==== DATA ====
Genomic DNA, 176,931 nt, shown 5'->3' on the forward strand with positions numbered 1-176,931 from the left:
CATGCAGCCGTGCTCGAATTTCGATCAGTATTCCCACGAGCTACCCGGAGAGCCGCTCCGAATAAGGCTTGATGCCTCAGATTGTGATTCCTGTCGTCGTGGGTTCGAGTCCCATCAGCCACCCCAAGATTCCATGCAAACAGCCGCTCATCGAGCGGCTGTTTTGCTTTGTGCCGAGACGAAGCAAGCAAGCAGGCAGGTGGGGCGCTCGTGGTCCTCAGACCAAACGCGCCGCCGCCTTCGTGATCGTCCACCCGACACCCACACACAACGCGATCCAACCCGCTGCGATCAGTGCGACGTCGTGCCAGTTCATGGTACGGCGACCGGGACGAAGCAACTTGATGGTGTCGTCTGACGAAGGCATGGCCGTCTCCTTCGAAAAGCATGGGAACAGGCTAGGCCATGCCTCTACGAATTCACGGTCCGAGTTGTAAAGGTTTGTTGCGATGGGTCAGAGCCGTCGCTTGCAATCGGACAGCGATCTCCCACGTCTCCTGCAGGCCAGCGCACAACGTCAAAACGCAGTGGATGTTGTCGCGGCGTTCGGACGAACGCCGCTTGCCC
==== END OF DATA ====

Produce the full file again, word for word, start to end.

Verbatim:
Genomic DNA, 176,931 nt, shown 5'->3' on the forward strand with positions numbered 1-176,931 from the left:
CATGCAGCCGTGCTCGAATTTCGATCAGTATTCCCACGAGCTACCCGGAGAGCCGCTCCGAATAAGGCTTGATGCCTCAGATTGTGATTCCTGTCGTCGTGGGTTCGAGTCCCATCAGCCACCCCAAGATTCCATGCAAACAGCCGCTCATCGAGCGGCTGTTTTGCTTTGTGCCGAGACGAAGCAAGCAAGCAGGCAGGTGGGGCGCTCGTGGTCCTCAGACCAAACGCGCCGCCGCCTTCGTGATCGTCCACCCGACACCCACACACAACGCGATCCAACCCGCTGCGATCAGTGCGACGTCGTGCCAGTTCATGGTACGGCGACCGGGACGAAGCAACTTGATGGTGTCGTCTGACGAAGGCATGGCCGTCTCCTTCGAAAAGCATGGGAACAGGCTAGGCCATGCCTCTACGAATTCACGGTCCGAGTTGTAAAGGTTTGTTGCGATGGGTCAGAGCCGTCGCTTGCAATCGGACAGCGATCTCCCACGTCTCCTGCAGGCCAGCGCACAACGTCAAAACGCAGTGGATGTTGTCGCGGCGTTCGGACGAACGCCGCTTGCCC